A few doors down, Amanda’s was the staple before today’s Brickyard. You wouldn’t see the gazebo at Hennepin Park until ’82.

Down at the sand docks, now more commonly known as Lewiston Landing, you would eat at Riverside Inn, park in gravel parking lots, get drinks at The Bucket of Blood or fish off a path down by the river. The Silo was an old, green mess. It wasn’t until 1987 that the village first looked at refurbishing it, which only included painting and a new roof.

Across the street was the old Public Works building. Although the Whirlpool Jet Boats didn’t exist, it was in 1989 when they were first proposed. It was in the early ’80s that Lewiston first added docks, restrooms, a pathway and improved the boat launch. Those that had slips could tell you how loud Lewiston No. 1’s siren was when it went off!

Artpark was very active in the ’80s with kids programs and art exhibits. And believe it or not, Bond’s Lake was an active ski hill and even had snowmaking machines!

Another interesting thing about Lewiston then was a plane crash on Cayuga Street in 1985 right in front of … wait for it … 666 Cayuga St.

FOR THE REST OF THIS ARTICLE CLICK HERE 

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The Sentinel turns 30

Newspaper in fourth decade of serving River Region

SentinelSentinel-30-cover staff thanks readers, advertisers; pledges to continue serving River Region

By Joshua Maloni

Managing Editor

Thirty years ago, a screen star was president, Vanna White was turning letters on “Wheel of Fortune,” musicians were making political statements at the Grammy Awards, and movie star Tom Cruise was dominating the box office.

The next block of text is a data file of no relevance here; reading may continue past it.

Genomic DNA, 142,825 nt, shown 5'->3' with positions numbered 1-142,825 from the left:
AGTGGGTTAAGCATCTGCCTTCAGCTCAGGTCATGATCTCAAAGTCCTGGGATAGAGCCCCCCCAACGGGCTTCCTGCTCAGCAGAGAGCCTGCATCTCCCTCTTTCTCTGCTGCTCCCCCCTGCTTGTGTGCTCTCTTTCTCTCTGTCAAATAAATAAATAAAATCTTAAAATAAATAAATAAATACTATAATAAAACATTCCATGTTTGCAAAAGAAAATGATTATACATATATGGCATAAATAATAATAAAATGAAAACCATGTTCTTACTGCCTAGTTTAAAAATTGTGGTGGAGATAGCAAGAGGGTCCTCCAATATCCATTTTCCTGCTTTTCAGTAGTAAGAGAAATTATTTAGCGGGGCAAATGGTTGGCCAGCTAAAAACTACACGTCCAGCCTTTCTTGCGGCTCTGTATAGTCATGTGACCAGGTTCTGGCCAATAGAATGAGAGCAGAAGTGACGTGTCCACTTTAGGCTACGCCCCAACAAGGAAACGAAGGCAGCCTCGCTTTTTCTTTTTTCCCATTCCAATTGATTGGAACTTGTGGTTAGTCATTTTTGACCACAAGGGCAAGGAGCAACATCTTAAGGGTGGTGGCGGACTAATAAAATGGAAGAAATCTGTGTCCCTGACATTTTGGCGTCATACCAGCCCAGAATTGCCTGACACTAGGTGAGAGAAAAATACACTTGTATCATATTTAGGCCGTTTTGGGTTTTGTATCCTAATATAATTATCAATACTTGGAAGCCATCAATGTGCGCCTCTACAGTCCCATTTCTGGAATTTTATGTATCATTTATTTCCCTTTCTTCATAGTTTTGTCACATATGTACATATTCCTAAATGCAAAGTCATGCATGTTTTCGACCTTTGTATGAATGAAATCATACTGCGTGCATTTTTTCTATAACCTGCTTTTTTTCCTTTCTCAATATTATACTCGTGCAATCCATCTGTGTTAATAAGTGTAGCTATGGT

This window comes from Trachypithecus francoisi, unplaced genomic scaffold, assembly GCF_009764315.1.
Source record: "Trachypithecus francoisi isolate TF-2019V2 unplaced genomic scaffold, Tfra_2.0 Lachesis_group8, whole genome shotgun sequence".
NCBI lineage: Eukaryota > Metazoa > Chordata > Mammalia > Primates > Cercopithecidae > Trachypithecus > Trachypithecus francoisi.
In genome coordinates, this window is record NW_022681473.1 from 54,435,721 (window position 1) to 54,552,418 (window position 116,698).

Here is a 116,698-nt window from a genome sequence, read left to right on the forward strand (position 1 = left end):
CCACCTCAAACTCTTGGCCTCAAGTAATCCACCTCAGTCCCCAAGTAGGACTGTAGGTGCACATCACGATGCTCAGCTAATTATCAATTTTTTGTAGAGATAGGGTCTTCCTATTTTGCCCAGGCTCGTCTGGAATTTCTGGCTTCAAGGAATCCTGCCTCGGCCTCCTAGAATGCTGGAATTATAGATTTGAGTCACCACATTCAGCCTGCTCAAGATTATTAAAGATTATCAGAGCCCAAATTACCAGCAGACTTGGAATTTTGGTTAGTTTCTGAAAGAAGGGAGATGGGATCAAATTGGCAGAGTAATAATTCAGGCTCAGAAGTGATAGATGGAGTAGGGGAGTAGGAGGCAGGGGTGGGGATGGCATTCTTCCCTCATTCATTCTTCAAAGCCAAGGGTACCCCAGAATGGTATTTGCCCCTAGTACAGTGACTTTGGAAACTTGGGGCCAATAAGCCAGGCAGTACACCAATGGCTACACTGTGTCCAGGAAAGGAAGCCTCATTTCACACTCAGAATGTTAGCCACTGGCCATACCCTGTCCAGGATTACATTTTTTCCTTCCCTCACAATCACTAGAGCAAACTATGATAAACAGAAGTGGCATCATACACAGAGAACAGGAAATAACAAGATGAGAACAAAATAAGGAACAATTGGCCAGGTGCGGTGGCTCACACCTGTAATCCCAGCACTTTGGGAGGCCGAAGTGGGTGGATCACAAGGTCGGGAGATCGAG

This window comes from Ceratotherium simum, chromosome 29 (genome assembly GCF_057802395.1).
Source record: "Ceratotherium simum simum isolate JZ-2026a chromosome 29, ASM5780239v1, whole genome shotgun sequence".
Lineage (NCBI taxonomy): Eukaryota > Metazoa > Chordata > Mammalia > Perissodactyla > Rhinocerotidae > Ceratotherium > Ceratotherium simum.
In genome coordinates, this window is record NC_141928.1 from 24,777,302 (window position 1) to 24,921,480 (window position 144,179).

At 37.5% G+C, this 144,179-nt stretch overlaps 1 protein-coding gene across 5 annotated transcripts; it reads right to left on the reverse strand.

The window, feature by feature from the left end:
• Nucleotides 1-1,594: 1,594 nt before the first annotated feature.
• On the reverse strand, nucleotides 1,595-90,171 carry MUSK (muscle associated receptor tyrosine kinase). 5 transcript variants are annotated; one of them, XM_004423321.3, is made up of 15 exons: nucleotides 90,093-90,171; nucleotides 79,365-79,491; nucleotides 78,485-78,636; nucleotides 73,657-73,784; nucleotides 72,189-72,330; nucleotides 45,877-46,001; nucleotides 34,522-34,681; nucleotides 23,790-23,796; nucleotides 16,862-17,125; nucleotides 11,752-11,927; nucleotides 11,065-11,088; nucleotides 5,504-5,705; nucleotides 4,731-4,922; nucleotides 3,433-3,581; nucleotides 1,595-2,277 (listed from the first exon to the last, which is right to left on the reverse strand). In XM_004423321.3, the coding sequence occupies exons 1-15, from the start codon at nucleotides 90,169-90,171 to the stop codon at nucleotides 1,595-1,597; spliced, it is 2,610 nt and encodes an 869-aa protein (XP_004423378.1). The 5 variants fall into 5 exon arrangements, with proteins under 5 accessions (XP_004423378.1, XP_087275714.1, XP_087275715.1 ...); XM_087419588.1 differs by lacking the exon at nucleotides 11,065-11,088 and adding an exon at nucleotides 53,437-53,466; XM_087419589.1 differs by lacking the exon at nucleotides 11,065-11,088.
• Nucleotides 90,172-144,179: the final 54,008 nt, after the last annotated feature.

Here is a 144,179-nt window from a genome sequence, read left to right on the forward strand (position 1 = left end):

Boy, those were the days.

1987 also was the year the River Region got its own newspaper.

Of course, it wasn’t the Lewiston-Porter area’s first newspaper – or even its second – but it was the first publication (to our knowledge) to debut without a name.

On Feb. 14, 1987, the paper was printed with a giant headline, in big, bold, red letters, that said, “We Need A Name!”

In a front-page story, editor Joelle Logue wrote, “As you can tell by the masthead, this paper needs a name and, since it will be your newspaper with news of you, your neighborhood and friends, we thought it only fitting that the paper be named by you.”

The Sentinel didn’t become “The Sentinel” until March 14 – issue No. 2. (Back then, the paper was printed monthly.)

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Sharon Norbut, a Niagara Falls native who had moved to Lewiston four years earlier, submitted the winning entry. She was pictured with the nameplate design, which was the work of cartoonist and artist Sam Russo. On the front cover, under the words “The Sentinel,” Russo created a row of historic sites that was bookmarked by Artpark and Old Fort Niagara. The subhead read, “The Good News Of The Lewiston/Porter Area.”